Face it, finding and meeting with financial advisors might make you feel good but that strategy won’t work as well or as quickly as one that focuses on donors first and foremost.
3. Call reluctance.
Call reluctance happens when faced with the task of cold- or warm-calling. No one likes rejection. So, when the time comes to pick up the phone and call some donors or prospects, we become reluctant and find other things to do instead. I believe many nonprofit legacy gift officers suffer from this syndrome. Then, instead of calling donors, they decide that they’d rather talk to an advisor instead. That makes sense because both legacy gift officers and advisors are similar to one another. Donors (especially major donors), on the other hand, are not similar to gift officers.
4. Golden rule.
If you are opting to spend tons of time with financial advisors when you really should be building relationships with donors, you might benefit from my golden rule. No, this is not the golden rule you already know. It’s my golden rule: He or she who owns the gold, rules!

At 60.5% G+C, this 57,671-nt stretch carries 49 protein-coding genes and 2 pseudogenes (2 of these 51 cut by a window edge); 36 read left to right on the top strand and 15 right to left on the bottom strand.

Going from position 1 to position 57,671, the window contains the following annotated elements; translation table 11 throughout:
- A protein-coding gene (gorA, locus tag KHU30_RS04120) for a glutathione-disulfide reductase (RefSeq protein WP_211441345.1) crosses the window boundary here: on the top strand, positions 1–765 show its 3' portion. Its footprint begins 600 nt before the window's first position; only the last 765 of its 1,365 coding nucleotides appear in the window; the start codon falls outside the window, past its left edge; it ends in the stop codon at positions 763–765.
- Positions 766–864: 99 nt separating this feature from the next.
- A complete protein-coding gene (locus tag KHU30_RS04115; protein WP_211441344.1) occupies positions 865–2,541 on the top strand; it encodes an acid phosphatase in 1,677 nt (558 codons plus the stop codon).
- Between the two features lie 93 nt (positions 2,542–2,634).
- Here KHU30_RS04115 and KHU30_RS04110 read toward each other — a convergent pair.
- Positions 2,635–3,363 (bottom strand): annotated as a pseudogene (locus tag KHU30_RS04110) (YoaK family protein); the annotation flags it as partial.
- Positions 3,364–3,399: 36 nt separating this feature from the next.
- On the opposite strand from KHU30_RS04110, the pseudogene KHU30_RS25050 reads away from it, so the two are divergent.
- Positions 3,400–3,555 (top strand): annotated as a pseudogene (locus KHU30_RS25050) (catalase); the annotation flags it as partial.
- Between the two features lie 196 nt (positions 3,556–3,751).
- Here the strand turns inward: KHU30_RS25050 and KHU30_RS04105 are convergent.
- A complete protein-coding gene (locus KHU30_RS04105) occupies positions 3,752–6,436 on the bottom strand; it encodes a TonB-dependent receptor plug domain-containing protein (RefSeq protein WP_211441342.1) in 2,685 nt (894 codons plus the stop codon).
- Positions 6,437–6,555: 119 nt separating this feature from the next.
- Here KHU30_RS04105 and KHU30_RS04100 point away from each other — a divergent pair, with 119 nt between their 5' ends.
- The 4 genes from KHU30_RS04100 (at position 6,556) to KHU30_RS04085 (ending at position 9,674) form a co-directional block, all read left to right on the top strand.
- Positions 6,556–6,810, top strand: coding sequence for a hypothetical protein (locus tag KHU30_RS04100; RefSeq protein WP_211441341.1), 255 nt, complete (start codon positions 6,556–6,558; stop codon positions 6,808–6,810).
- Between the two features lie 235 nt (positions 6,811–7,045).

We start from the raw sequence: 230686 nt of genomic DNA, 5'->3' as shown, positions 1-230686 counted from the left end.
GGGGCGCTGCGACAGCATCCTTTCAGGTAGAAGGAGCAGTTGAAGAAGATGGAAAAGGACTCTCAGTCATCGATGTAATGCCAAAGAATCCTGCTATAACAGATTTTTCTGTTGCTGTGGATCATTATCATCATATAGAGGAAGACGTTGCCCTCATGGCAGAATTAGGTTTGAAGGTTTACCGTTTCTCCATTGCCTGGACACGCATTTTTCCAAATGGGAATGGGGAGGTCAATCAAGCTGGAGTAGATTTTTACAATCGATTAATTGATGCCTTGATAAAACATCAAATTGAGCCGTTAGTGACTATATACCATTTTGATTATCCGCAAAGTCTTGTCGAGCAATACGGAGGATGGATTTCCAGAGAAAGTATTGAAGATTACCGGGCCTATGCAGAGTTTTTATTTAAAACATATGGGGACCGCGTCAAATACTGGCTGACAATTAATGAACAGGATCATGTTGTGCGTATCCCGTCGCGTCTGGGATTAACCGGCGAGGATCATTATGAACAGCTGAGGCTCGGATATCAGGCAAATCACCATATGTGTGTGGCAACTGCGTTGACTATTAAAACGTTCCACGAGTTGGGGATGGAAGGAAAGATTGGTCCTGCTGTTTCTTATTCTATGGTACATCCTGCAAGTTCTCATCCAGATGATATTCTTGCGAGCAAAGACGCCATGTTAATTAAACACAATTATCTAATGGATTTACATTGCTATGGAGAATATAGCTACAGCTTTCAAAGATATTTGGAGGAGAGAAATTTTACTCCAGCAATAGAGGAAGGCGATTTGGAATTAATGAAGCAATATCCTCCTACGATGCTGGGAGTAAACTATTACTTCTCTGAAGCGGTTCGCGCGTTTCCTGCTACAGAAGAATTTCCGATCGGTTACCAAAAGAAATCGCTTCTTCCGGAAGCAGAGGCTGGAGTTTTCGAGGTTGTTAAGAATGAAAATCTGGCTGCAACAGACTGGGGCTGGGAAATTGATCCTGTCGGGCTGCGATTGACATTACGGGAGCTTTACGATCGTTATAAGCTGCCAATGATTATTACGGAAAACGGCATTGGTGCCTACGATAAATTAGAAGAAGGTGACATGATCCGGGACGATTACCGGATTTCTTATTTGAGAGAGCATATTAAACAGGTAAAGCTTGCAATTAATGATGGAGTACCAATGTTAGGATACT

In other words, fundraisers should go right to the source of the money, not the person warehousing the money and making recommendations to the person who owns the money (gold). The person who truly owns the money is the REAL decision-maker. Go there! Anything else is dawdling and should be thought of as a third-tier strategy. Exhaust your top-tier strategies, like calling donors, first!
As you might know, our top-tier strategies here at MarketSmart involve first surveying donors to generate highly qualified leads. Then using the rest of our system to cultivate and prioritize the leads. Using this strategy, fundraisers get exceptionally qualified leads ensuring that they won’t be able to think about third-tier strategies (like cultivating relationships with financial advisors).
Bottom line: In many cases, it’s simply not a sound strategy to target advisors. Sure, you’ll hit one out of the park every once in a while. But mostly you’ll spend your time spinning your wheels when you could be meeting with real, live donors instead.
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Excellent reality check, Greg!